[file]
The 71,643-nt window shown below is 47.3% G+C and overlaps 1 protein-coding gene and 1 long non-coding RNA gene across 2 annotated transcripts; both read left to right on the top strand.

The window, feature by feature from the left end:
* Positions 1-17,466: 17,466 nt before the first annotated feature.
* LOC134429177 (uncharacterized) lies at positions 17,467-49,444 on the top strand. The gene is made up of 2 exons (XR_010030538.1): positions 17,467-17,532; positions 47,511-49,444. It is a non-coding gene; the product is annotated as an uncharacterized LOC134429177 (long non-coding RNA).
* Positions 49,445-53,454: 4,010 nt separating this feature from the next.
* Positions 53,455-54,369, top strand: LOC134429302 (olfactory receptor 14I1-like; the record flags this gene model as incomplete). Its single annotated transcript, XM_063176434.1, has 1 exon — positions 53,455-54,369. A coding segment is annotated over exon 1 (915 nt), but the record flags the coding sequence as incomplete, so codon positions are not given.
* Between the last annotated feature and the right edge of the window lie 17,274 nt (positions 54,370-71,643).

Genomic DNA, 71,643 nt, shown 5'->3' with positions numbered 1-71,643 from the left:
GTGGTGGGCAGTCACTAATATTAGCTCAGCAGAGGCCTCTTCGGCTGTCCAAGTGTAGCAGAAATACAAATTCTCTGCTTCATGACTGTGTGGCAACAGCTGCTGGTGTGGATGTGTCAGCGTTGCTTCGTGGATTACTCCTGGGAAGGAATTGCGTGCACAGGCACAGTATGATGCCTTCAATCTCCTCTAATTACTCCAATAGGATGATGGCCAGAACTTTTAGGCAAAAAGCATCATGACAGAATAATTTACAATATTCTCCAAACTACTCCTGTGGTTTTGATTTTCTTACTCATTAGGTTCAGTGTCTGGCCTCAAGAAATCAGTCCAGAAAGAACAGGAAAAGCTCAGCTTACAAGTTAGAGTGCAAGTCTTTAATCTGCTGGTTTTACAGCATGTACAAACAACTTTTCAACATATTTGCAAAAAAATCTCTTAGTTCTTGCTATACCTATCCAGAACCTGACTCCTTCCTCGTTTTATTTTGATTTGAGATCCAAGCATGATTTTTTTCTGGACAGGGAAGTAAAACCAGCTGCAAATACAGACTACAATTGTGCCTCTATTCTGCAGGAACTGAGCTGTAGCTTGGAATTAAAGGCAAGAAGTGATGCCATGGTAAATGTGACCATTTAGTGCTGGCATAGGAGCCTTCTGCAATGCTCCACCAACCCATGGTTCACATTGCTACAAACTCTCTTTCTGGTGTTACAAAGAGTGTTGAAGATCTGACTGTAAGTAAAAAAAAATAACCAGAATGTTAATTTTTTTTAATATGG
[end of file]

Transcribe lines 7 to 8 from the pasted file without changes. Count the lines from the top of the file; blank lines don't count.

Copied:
* Between the last annotated feature and the right edge of the window lie 17,274 nt (positions 54,370-71,643).

Genomic DNA, 71,643 nt, shown 5'->3' with positions numbered 1-71,643 from the left: